The Best Use of Biomass Isn’t Burning
By Wendy Ring
While the COVID pandemic and the accompanying drop in greenhouse gas emissions had us temporarily focused on other problems, recent bouts of extreme weather are reminders that climate change has not gone away. Global carbon emissions are rebounding, with December 2020 levels exceeding those from December 2019, while decreased tax revenues from the economic crisis have state and local governments scaling back ambitions for climate action. Climate impacts that increase emissions, like permafrost melting and boreal forest fires, are more extensive than predicted; and scientists agree it is extremely likely that global warming will exceed 1.5C by 2030. We can either go fatalistic and abandon ourselves to hedonism and me-first survivalism, or mobilize and pull ourselves back from the precipice.
For California to reach its goal of carbon neutrality by 2045, experts agree that in addition to steeply dropping carbon emissions, we must remove carbon from the atmosphere. Whereas direct air capture of carbon dioxide costs $200 per ton, and gasification or pyrolysis of biomass with carbon capture and storage costs $50–100 per ton, applying compost to crop and range land accomplishes the same thing for a mere $10 per ton. This is not to imply that compost alone can save the world, but the faster we reduce emissions, the less carbon we’ll need to remove, and in the case of biomass, compost does both.
Let’s look at what this could mean for Humboldt County. Humboldt’s largest source of greenhouse gas emissions is transportation, but in a large rural county with 1 in 5 residents below poverty level, we don’t have great prospects to rapidly electrify our vehicles or get people out of their cars. We have a biomass plant that emits twice as much carbon per kilowatt hour as coal. Shutting it down would cut greenhouse gas emissions as much as eliminating half the cars in the county. If we compost our mill waste instead of burning it and apply the compost to our 700,000 acres of agricultural land, we’re not just getting rid of unwanted material. Compost stimulates plant growth and photosynthesis that removes carbon dioxide from the air. In the near term, it’s probably the biggest and cheapest thing Humboldt County can do for the planet.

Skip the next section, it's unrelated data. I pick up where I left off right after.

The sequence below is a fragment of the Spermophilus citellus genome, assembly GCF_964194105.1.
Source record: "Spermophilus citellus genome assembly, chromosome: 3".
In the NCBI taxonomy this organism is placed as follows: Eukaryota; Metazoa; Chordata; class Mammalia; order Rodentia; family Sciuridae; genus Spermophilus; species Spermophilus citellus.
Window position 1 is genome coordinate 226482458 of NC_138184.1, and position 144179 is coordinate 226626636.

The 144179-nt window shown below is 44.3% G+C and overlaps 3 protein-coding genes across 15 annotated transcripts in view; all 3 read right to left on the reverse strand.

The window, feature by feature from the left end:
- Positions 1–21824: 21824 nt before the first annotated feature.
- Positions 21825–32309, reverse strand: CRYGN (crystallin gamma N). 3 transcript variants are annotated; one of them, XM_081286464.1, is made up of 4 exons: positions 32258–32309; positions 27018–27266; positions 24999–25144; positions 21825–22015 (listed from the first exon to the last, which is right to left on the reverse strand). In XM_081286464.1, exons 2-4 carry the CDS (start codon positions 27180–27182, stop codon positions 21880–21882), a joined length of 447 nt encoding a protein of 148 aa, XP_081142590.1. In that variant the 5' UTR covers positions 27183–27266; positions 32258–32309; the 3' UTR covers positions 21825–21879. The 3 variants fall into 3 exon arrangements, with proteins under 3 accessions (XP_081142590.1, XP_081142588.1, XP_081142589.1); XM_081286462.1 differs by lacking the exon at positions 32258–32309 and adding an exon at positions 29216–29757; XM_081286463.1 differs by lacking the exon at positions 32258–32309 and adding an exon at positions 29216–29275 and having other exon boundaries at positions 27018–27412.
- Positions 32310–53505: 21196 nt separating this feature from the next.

Composting mill waste instead of burning it has a number of local benefits. Agricultural land treated with compost is more productive and resistant to drought and erosion. State incentives for compost application mean more income for farmers and ranchers. Biomass plants are a major source of fine particulates, which the EPA allows them to emit in large amounts because the technology is inherently dirty. These tiny particles are a well-established cause of heart and lung disease, cancer, diabetes, increased hospitalizations, and premature death. Ending biomass combustion means cleaner air and healthier communities.
Just as there are cleaner and less climate-damaging alternatives for mill waste, in Humboldt we have cleaner and less climate-damaging sources of electricity than biomass. While we need to get off fossil fuel, the natural gas plant that supplies most of our electricity could temporarily take up the slack. Substituting natural gas for biomass would cut carbon emissions per kilowatt hour by 70%, and the lower cost would free up funds to speed the development of local clean energy.
The biggest barriers to climate action are the belief that if we do nothing, things will remain the same, and the tendency of our elected officials to kick the climate can down the road rather than upset powerful interests. Despite substantial local opposition to biomass, Humboldt’s Redwood Coast Energy Authority is currently negotiating a new 10-year contract that would cost our county its biggest opportunity to lower greenhouse gas emissions. Ten more years of biomass is something we’ll deeply regret in years to come.
On a brighter note, SB 1383 is giving California a big push toward composting. Next year all but the very smallest California jurisdictions must begin collecting organic waste separately from garbage. Zero Waste Humboldt is working on a baby step—a pilot project composting a combination of food and mill waste on a local farm. Small farms do this in other states, but California doesn’t allow it unless the farm maintains an expensive permit as an industrial compost facility. We hope our research pilot will prove the safety of on-farm composting and lead to a change in the rules, while raising local awareness of compost as a negative-carbon solution.